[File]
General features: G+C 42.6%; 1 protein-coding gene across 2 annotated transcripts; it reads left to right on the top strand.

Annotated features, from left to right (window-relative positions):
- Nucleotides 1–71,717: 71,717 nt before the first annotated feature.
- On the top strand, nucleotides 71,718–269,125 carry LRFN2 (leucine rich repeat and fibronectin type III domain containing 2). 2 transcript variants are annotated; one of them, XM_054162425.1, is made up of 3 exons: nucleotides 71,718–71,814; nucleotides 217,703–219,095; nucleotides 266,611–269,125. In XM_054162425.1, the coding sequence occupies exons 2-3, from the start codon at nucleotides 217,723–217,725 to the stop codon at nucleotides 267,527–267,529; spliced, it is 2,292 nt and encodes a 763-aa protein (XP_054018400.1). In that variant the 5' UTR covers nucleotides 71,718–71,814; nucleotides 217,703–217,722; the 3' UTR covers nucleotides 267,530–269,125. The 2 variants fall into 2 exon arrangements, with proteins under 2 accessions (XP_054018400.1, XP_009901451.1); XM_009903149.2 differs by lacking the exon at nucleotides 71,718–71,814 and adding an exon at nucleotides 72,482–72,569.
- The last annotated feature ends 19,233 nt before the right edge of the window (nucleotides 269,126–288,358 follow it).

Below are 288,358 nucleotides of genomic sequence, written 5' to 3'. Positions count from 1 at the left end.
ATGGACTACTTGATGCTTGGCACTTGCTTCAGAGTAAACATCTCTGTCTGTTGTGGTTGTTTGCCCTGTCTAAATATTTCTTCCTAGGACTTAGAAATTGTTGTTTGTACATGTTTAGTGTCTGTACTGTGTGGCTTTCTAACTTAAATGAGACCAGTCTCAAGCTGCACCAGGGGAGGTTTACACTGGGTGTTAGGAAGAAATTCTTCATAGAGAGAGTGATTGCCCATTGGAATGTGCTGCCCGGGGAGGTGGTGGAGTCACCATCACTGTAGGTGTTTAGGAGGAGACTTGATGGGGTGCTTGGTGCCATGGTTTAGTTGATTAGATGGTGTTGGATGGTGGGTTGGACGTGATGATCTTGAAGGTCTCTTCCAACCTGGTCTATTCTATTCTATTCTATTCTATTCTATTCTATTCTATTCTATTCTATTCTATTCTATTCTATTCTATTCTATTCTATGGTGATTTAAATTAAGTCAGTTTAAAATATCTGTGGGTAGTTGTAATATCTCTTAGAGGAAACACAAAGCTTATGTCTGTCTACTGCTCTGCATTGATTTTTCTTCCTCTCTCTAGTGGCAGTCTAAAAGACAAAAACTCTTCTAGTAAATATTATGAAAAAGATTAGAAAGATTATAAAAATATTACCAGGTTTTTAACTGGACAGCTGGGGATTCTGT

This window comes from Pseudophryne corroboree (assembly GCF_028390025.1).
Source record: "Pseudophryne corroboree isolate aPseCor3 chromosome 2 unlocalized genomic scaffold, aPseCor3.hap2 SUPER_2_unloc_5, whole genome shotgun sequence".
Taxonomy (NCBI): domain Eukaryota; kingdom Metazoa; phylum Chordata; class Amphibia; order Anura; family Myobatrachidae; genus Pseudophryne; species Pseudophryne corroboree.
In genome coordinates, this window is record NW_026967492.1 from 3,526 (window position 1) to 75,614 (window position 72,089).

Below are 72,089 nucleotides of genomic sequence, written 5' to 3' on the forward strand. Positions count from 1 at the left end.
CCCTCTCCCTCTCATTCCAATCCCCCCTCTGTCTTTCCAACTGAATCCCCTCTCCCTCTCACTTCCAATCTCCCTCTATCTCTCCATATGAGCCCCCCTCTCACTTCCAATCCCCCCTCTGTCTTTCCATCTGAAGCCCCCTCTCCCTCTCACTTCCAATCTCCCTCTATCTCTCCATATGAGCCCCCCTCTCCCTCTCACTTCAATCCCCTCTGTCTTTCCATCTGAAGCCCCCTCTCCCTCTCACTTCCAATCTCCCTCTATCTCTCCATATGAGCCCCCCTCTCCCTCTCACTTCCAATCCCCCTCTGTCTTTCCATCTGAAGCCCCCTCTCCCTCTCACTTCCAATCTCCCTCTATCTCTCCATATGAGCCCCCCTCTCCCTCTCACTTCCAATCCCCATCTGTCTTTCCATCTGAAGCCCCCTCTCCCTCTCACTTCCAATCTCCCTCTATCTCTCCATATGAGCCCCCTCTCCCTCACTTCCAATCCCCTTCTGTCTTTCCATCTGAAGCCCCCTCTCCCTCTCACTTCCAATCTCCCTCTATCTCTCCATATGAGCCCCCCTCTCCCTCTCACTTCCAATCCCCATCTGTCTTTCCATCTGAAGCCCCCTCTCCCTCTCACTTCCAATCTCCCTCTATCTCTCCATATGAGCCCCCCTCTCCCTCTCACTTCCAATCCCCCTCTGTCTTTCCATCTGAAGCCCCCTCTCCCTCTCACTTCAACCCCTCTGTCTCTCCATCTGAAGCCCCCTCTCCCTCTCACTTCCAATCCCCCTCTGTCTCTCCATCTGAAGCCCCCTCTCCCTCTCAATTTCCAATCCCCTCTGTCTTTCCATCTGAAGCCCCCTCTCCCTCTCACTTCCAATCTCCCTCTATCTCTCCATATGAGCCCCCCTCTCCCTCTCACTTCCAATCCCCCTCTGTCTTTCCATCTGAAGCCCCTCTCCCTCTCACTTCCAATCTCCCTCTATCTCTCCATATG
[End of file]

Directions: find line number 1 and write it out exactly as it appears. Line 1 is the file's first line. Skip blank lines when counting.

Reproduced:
General features: G+C 42.6%; 1 protein-coding gene across 2 annotated transcripts; it reads left to right on the top strand.